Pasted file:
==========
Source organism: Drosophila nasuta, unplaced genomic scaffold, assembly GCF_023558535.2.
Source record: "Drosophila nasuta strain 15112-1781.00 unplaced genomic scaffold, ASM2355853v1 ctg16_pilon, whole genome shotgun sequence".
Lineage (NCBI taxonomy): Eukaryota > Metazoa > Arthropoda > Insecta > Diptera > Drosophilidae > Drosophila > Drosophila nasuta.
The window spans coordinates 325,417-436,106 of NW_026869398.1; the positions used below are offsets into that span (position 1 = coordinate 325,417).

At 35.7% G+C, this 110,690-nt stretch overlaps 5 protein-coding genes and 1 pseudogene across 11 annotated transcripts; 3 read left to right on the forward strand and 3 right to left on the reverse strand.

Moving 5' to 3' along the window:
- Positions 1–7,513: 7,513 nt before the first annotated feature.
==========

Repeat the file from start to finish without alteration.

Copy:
Source organism: Drosophila nasuta, unplaced genomic scaffold, assembly GCF_023558535.2.
Source record: "Drosophila nasuta strain 15112-1781.00 unplaced genomic scaffold, ASM2355853v1 ctg16_pilon, whole genome shotgun sequence".
Lineage (NCBI taxonomy): Eukaryota > Metazoa > Arthropoda > Insecta > Diptera > Drosophilidae > Drosophila > Drosophila nasuta.
The window spans coordinates 325,417-436,106 of NW_026869398.1; the positions used below are offsets into that span (position 1 = coordinate 325,417).

At 35.7% G+C, this 110,690-nt stretch overlaps 5 protein-coding genes and 1 pseudogene across 11 annotated transcripts; 3 read left to right on the forward strand and 3 right to left on the reverse strand.

Moving 5' to 3' along the window:
- Positions 1–7,513: 7,513 nt before the first annotated feature.